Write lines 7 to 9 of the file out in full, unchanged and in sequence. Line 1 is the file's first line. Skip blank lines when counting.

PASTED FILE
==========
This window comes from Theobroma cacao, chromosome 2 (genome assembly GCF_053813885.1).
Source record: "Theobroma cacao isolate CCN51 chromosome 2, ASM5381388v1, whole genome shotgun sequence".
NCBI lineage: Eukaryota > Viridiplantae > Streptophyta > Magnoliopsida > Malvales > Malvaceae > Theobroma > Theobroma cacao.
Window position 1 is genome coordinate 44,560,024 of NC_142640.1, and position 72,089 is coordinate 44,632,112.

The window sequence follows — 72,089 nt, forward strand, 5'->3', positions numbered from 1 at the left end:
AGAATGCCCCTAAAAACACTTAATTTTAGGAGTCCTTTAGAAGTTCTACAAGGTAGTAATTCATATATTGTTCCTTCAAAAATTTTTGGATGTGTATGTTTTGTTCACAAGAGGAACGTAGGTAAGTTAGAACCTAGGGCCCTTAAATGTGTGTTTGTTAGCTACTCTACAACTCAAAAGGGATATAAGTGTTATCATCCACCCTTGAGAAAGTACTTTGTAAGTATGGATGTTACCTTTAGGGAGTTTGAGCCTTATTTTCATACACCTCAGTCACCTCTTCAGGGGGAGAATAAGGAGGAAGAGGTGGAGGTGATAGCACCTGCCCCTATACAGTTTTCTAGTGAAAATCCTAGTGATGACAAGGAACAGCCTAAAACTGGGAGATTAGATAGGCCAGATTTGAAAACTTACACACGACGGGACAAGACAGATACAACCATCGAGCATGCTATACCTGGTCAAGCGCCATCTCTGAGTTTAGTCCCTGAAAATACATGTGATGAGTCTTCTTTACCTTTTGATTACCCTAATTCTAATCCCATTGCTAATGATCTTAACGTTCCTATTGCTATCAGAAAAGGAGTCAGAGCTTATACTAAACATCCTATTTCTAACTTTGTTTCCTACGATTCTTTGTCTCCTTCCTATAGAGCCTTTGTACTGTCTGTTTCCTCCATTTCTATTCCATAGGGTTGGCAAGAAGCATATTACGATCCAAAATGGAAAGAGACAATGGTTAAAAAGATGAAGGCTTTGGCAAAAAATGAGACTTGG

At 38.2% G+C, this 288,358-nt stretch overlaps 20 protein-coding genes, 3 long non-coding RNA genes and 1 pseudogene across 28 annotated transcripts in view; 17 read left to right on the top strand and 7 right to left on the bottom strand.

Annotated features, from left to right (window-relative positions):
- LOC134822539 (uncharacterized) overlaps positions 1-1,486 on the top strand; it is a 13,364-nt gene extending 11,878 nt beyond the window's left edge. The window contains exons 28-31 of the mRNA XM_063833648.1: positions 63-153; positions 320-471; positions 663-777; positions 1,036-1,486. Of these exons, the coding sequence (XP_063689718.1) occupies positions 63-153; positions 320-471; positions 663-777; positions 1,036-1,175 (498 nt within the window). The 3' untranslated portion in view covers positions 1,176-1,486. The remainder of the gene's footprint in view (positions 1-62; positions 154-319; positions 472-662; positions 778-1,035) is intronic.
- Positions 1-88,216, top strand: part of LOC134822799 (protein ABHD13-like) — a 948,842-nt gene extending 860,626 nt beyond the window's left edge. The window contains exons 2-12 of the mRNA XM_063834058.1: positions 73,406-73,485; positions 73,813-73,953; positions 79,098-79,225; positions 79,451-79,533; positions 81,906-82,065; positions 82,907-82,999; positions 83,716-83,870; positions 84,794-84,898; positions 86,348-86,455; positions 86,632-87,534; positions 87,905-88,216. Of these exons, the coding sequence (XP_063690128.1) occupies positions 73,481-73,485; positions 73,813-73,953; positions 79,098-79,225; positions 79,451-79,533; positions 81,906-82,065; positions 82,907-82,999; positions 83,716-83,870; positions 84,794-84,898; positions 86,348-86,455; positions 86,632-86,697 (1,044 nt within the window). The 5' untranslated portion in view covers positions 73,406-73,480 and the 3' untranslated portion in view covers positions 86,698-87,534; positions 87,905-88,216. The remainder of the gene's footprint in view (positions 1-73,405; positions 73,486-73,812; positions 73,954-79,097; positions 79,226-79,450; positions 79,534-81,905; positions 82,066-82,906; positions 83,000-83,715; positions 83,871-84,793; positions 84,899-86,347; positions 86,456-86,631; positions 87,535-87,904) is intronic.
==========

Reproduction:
At 38.2% G+C, this 288,358-nt stretch overlaps 20 protein-coding genes, 3 long non-coding RNA genes and 1 pseudogene across 28 annotated transcripts in view; 17 read left to right on the top strand and 7 right to left on the bottom strand.

Annotated features, from left to right (window-relative positions):
- LOC134822539 (uncharacterized) overlaps positions 1-1,486 on the top strand; it is a 13,364-nt gene extending 11,878 nt beyond the window's left edge. The window contains exons 28-31 of the mRNA XM_063833648.1: positions 63-153; positions 320-471; positions 663-777; positions 1,036-1,486. Of these exons, the coding sequence (XP_063689718.1) occupies positions 63-153; positions 320-471; positions 663-777; positions 1,036-1,175 (498 nt within the window). The 3' untranslated portion in view covers positions 1,176-1,486. The remainder of the gene's footprint in view (positions 1-62; positions 154-319; positions 472-662; positions 778-1,035) is intronic.